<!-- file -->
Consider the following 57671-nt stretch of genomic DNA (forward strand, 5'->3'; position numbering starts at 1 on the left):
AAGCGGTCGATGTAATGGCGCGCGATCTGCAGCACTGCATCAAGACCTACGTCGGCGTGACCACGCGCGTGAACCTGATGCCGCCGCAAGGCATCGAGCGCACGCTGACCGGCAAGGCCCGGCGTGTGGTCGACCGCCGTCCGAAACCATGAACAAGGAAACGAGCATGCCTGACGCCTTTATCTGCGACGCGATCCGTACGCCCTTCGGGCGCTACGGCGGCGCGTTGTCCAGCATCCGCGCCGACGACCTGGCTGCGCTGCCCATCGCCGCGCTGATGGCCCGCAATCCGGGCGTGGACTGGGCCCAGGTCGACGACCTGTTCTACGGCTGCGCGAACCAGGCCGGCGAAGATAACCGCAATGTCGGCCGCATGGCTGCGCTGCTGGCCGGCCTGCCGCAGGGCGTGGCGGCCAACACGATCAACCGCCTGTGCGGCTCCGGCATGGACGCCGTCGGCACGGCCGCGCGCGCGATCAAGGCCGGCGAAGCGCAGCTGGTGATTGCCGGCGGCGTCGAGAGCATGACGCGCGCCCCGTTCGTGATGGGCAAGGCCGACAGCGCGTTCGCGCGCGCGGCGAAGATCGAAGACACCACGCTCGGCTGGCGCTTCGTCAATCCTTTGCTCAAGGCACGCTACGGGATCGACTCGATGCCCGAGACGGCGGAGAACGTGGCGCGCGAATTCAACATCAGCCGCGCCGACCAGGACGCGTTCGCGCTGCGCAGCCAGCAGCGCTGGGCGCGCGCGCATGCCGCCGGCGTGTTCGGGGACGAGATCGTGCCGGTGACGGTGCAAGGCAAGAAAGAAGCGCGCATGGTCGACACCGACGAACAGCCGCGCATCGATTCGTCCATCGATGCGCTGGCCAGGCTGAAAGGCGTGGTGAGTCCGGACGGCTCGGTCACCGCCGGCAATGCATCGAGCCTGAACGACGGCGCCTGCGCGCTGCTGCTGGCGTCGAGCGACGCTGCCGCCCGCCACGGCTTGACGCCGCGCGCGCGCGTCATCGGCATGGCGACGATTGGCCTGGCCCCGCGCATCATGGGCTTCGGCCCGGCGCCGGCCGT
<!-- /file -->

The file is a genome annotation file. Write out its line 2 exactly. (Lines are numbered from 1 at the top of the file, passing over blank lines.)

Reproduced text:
AAGCGGTCGATGTAATGGCGCGCGATCTGCAGCACTGCATCAAGACCTACGTCGGCGTGACCACGCGCGTGAACCTGATGCCGCCGCAAGGCATCGAGCGCACGCTGACCGGCAAGGCCCGGCGTGTGGTCGACCGCCGTCCGAAACCATGAACAAGGAAACGAGCATGCCTGACGCCTTTATCTGCGACGCGATCCGTACGCCCTTCGGGCGCTACGGCGGCGCGTTGTCCAGCATCCGCGCCGACGACCTGGCTGCGCTGCCCATCGCCGCGCTGATGGCCCGCAATCCGGGCGTGGACTGGGCCCAGGTCGACGACCTGTTCTACGGCTGCGCGAACCAGGCCGGCGAAGATAACCGCAATGTCGGCCGCATGGCTGCGCTGCTGGCCGGCCTGCCGCAGGGCGTGGCGGCCAACACGATCAACCGCCTGTGCGGCTCCGGCATGGACGCCGTCGGCACGGCCGCGCGCGCGATCAAGGCCGGCGAAGCGCAGCTGGTGATTGCCGGCGGCGTCGAGAGCATGACGCGCGCCCCGTTCGTGATGGGCAAGGCCGACAGCGCGTTCGCGCGCGCGGCGAAGATCGAAGACACCACGCTCGGCTGGCGCTTCGTCAATCCTTTGCTCAAGGCACGCTACGGGATCGACTCGATGCCCGAGACGGCGGAGAACGTGGCGCGCGAATTCAACATCAGCCGCGCCGACCAGGACGCGTTCGCGCTGCGCAGCCAGCAGCGCTGGGCGCGCGCGCATGCCGCCGGCGTGTTCGGGGACGAGATCGTGCCGGTGACGGTGCAAGGCAAGAAAGAAGCGCGCATGGTCGACACCGACGAACAGCCGCGCATCGATTCGTCCATCGATGCGCTGGCCAGGCTGAAAGGCGTGGTGAGTCCGGACGGCTCGGTCACCGCCGGCAATGCATCGAGCCTGAACGACGGCGCCTGCGCGCTGCTGCTGGCGTCGAGCGACGCTGCCGCCCGCCACGGCTTGACGCCGCGCGCGCGCGTCATCGGCATGGCGACGATTGGCCTGGCCCCGCGCATCATGGGCTTCGGCCCGGCGCCGGCCGT